Oh so I guess that BT/Phorm only 'accidentally' snooped on everyone's web browsing then huh?

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About time!

It's about time someone started taking note of the UK's laws.

What a shame we can no longer rely on government or the police in the UK to enforce them anymore.

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*phew*

Glad to see more bad press about this repugnant technology. I was fearing they were on an upward curve after seeing this :

http://news.bbc.co.uk/1/hi/technology/7988154.stm

Nice to see them redefine 'trawl' to meet their evil needs.

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Happy

Shurely Shum Mistake

Hmmm, AFAIK Phorm isn't live with any ISP at present. Therefore it's hard to see on what basis the EU have based their accusations unless it's outdated/uninformed information spoon fed by the antis.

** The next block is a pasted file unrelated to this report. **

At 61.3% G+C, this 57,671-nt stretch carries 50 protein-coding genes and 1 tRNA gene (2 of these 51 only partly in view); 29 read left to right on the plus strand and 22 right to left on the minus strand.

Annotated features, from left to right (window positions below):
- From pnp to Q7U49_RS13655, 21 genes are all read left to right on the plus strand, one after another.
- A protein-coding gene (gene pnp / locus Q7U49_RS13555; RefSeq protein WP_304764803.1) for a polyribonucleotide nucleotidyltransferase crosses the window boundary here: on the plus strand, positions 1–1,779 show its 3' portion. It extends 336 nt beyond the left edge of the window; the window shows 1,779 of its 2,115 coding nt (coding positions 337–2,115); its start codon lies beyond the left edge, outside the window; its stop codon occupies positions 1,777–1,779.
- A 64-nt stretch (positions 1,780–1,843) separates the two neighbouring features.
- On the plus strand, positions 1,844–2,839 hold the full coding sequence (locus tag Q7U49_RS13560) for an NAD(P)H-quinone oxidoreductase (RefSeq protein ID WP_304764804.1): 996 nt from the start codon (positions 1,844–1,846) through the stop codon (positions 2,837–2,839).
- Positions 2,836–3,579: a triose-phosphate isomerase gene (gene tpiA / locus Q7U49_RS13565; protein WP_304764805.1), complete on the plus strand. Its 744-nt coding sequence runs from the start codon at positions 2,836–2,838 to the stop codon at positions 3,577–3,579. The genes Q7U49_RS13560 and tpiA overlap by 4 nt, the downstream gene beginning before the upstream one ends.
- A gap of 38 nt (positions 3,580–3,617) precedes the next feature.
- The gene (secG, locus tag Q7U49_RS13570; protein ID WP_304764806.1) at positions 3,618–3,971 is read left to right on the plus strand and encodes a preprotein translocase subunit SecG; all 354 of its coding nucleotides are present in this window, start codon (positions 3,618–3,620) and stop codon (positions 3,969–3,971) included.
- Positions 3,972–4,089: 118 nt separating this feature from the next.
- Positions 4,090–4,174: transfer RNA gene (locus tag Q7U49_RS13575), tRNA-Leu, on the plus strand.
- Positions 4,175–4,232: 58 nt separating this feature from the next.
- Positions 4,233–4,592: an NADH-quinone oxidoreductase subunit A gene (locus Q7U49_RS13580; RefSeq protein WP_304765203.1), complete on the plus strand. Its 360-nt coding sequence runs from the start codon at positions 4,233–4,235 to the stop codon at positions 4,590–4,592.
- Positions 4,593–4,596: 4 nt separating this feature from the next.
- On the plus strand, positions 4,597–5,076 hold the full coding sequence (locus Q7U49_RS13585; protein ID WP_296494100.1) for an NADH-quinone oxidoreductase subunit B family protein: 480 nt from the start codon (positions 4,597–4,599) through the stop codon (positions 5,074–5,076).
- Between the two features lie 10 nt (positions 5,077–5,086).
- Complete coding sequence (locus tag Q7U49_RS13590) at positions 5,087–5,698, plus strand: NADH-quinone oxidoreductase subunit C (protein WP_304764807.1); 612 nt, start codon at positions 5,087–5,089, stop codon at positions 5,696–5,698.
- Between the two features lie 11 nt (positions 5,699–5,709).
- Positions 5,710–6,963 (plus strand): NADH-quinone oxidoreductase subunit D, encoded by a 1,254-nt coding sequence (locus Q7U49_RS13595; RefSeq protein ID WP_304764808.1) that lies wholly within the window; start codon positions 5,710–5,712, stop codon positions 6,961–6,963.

If consumers opt-in as part of their ISP contract, perhaps as part of a discount scheme or something similar, and are fully aware of the consequences then any Privacy issues are null and void.

Since no-one outside Phorm and their partners has any idea whatsoever how it will be implemented, and there are various options available, this all seems to be a bit of bargaining by the EU to force the UK into accepting some other bit of legislation.

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Stop

Missing the point

The Germans, French...... (keep on adding to this list until you get bored) don't pay their EU fines. So why should the cash-strapped British Govt?